Tag Archives: constitutional rights
Under current Ohio law, grandparents are permitted to petition the court for visitation rights with respect to their grandchildren. One would think that such a petition would not be necessary, but, unfortunately, more than we would like to think grandparents are prevented from seeing thier grandchildren. Quite frequently, grandparents turn to the courts in order to have the opportunity to spend time with their grandchildren. This often comes up as a problem when a couple divorces and whomever is chosen as the residential parent does not want his or her former in-laws to visit the children. Therefore, grandparents need to be aware that if the Court finds that it is in the child’s best interest to have visitation with his or her grandparents, they do have legal recourse. However, it must be noted that the Court is required to give some special weight to the wishes of the parents as to whether the grandparents are granted the right to certain visitation with the children.
This does not mean that the parents wishes control the Court’s decision, but that if the parents feel strongly against visitation, the court must consider that fact. But even if the residential parent does not want to allow the visitation, the Court can , and often does, grant the visitation if it is in the best interest of the child. There are specific stautory provisions that cover the visitation rights of grandparents in Ohio, so you should seek the advice of counsel to determine if your case is worth pursuing.
Brought to you by the Ohio law offices of Morrison & Nicholson. Call today for a free consultation (937) 432 – 9775.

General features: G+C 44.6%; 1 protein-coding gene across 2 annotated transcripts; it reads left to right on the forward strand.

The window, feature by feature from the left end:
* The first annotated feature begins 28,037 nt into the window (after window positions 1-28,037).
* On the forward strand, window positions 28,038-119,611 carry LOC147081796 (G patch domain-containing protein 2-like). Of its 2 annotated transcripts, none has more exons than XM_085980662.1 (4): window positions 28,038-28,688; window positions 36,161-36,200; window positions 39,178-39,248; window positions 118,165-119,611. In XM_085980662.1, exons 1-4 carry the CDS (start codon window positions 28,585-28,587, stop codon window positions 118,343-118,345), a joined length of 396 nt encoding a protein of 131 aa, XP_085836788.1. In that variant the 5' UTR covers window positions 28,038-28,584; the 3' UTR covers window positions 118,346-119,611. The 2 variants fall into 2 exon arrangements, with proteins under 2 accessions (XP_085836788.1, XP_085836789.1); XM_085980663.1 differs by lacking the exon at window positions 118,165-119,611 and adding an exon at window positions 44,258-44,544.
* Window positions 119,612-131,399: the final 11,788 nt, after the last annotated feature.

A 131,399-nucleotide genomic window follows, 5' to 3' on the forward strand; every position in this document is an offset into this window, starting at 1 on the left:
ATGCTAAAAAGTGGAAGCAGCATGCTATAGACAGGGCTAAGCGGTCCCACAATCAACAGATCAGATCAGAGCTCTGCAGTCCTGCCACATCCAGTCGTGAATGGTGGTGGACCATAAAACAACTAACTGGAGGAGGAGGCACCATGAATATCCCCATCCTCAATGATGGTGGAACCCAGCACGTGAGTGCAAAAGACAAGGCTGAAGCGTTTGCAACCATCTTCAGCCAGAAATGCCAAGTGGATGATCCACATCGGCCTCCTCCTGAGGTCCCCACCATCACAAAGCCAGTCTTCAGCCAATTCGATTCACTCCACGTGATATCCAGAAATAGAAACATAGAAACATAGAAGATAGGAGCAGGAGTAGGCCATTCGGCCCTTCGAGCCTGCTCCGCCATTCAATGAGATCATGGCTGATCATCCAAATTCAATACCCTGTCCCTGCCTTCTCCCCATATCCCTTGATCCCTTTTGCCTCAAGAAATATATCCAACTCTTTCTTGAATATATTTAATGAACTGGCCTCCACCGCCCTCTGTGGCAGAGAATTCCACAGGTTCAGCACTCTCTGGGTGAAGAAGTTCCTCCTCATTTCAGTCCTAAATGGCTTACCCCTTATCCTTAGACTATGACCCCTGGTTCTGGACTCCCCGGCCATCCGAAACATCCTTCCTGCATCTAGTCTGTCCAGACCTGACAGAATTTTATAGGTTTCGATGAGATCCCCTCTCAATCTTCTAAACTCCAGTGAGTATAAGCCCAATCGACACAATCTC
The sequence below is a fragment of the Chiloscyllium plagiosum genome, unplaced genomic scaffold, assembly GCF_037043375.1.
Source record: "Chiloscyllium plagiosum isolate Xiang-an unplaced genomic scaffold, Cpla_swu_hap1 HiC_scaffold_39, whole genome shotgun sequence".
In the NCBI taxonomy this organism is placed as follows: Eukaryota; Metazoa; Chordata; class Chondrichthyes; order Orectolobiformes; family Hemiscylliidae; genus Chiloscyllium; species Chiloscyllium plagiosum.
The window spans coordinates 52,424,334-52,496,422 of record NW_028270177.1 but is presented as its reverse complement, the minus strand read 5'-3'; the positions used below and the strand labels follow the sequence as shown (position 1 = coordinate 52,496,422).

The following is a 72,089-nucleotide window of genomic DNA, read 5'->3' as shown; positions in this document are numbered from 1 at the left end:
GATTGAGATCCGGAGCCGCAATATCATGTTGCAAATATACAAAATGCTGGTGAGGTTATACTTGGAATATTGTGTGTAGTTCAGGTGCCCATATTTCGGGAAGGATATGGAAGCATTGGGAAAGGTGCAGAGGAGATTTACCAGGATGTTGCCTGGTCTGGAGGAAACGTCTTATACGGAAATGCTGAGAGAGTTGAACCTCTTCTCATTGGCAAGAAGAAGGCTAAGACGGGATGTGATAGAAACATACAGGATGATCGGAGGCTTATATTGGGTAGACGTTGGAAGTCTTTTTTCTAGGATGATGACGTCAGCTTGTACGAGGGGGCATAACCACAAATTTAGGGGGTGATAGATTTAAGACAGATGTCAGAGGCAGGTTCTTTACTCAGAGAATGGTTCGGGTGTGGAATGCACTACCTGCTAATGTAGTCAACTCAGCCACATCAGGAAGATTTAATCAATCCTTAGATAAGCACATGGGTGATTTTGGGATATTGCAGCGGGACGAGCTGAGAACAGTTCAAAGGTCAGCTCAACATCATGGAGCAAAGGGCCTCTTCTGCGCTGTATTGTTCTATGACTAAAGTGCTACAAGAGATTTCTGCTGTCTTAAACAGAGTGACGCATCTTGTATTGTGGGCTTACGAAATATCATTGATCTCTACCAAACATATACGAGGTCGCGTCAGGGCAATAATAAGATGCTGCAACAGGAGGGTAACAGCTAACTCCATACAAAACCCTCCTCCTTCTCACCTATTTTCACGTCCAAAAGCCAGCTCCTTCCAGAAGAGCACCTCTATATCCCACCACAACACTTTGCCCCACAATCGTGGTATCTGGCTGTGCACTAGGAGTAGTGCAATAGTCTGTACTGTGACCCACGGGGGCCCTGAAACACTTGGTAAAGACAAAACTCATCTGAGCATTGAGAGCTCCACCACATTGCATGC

It happens all the time. A client will walk into my office to discuss a criminal matter and even before I can start the preliminary questioning about the situation, the client exasperatedly proclaims, “the police did not read me my rights.” Usually, the client believes that this is a case-winning fact and one that I ought to care much about. However, the truth of the matter is that the police do not have to read the widely-known “Miranda rights” to each and every person they arrest. And even if they do violate the person’s 5th Amendment rights, this may not have any impact on the ultimate outcome of the case.
The reason is that under current constitutional law, the police only have to read the Miranda rights when they are conducting “custodial interrogation” of the suspect. That is, if the police do not attempt to question the person about a crime, they do not have to advise the person that they have the right to remain silent, to an attorney, and so on. Simply asking an arrestee his name and where he lives would not qualify as “interrogation.” The police must be attempting to elicit inculpatory information from the suspect about a possible crime in order for it to be said the suspect was “interrogated”.
In short, it is only when two distinct criteria are met that the Miranda requirement is triggered: (1) the suspect must be in “custody” (a very fact specific inquiry) and the (2) the police must attempt to question the suspect about a crime they are investigating. If neither of these are satisfied, there is no Miranda violation. For instance, if an arrestee volunteers statements to the police, sometimes done as a last ditch effort to avoid arrest, the police and prosecutor are completely free to use those statements at a later trial, even when the defendant is never Mirandized. Because the police did not interrogate the suspect, but merely listened to what the suspect had to say on his own, one of the two necessary criteria discussed above are absent. Lesson to take from this: it is almost always true that talking to the police is a bad idea.